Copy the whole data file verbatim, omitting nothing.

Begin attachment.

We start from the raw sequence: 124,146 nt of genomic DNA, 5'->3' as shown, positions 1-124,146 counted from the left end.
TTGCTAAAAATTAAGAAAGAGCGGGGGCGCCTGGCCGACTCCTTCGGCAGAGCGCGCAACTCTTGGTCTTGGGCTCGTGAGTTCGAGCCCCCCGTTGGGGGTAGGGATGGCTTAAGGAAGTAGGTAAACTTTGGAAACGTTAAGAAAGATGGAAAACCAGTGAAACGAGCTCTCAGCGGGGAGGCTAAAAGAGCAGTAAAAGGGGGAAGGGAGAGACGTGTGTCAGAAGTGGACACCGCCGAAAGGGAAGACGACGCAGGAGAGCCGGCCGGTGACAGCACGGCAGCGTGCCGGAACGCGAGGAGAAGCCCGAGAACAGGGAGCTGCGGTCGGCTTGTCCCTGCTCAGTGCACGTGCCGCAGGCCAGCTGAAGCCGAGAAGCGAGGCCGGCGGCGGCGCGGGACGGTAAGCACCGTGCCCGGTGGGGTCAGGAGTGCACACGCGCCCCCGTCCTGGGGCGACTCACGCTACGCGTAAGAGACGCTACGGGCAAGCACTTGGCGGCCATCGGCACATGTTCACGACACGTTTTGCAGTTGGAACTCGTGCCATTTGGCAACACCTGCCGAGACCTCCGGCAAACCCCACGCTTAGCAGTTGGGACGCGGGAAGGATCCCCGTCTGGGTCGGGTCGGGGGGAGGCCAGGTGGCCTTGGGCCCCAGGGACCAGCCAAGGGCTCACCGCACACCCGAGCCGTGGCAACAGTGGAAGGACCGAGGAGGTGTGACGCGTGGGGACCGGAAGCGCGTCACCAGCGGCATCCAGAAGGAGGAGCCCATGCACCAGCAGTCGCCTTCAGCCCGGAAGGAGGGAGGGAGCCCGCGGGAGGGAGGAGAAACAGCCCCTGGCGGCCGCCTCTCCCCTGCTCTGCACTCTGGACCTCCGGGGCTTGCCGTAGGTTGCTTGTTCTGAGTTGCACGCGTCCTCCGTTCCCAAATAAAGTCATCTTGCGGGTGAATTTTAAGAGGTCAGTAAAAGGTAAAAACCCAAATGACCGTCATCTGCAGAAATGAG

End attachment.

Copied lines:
We start from the raw sequence: 124,146 nt of genomic DNA, 5'->3' as shown, positions 1-124,146 counted from the left end.
TTGCTAAAAATTAAGAAAGAGCGGGGGCGCCTGGCCGACTCCTTCGGCAGAGCGCGCAACTCTTGGTCTTGGGCTCGTGAGTTCGAGCCCCCCGTTGGGGGTAGGGATGGCTTAAGGAAGTAGGTAAACTTTGGAAACGTTAAGAAAGATGGAAAACCAGTGAAACGAGCTCTCAGCGGGGAGGCTAAAAGAGCAGTAAAAGGGGGAAGGGAGAGACGTGTGTCAGAAGTGGACACCGCCGAAAGGGAAGACGACGCAGGAGAGCCGGCCGGTGACAGCACGGCAGCGTGCCGGAACGCGAGGAGAAGCCCGAGAACAGGGAGCTGCGGTCGGCTTGTCCCTGCTCAGTGCACGTGCCGCAGGCCAGCTGAAGCCGAGAAGCGAGGCCGGCGGCGGCGCGGGACGGTAAGCACCGTGCCCGGTGGGGTCAGGAGTGCACACGCGCCCCCGTCCTGGGGCGACTCACGCTACGCGTAAGAGACGCTACGGGCAAGCACTTGGCGGCCATCGGCACATGTTCACGACACGTTTTGCAGTTGGAACTCGTGCCATTTGGCAACACCTGCCGAGACCTCCGGCAAACCCCACGCTTAGCAGTTGGGACGCGGGAAGGATCCCCGTCTGGGTCGGGTCGGGGGGAGGCCAGGTGGCCTTGGGCCCCAGGGACCAGCCAAGGGCTCACCGCACACCCGAGCCGTGGCAACAGTGGAAGGACCGAGGAGGTGTGACGCGTGGGGACCGGAAGCGCGTCACCAGCGGCATCCAGAAGGAGGAGCCCATGCACCAGCAGTCGCCTTCAGCCCGGAAGGAGGGAGGGAGCCCGCGGGAGGGAGGAGAAACAGCCCCTGGCGGCCGCCTCTCCCCTGCTCTGCACTCTGGACCTCCGGGGCTTGCCGTAGGTTGCTTGTTCTGAGTTGCACGCGTCCTCCGTTCCCAAATAAAGTCATCTTGCGGGTGAATTTTAAGAGGTCAGTAAAAGGTAAAAACCCAAATGACCGTCATCTGCAGAAATGAG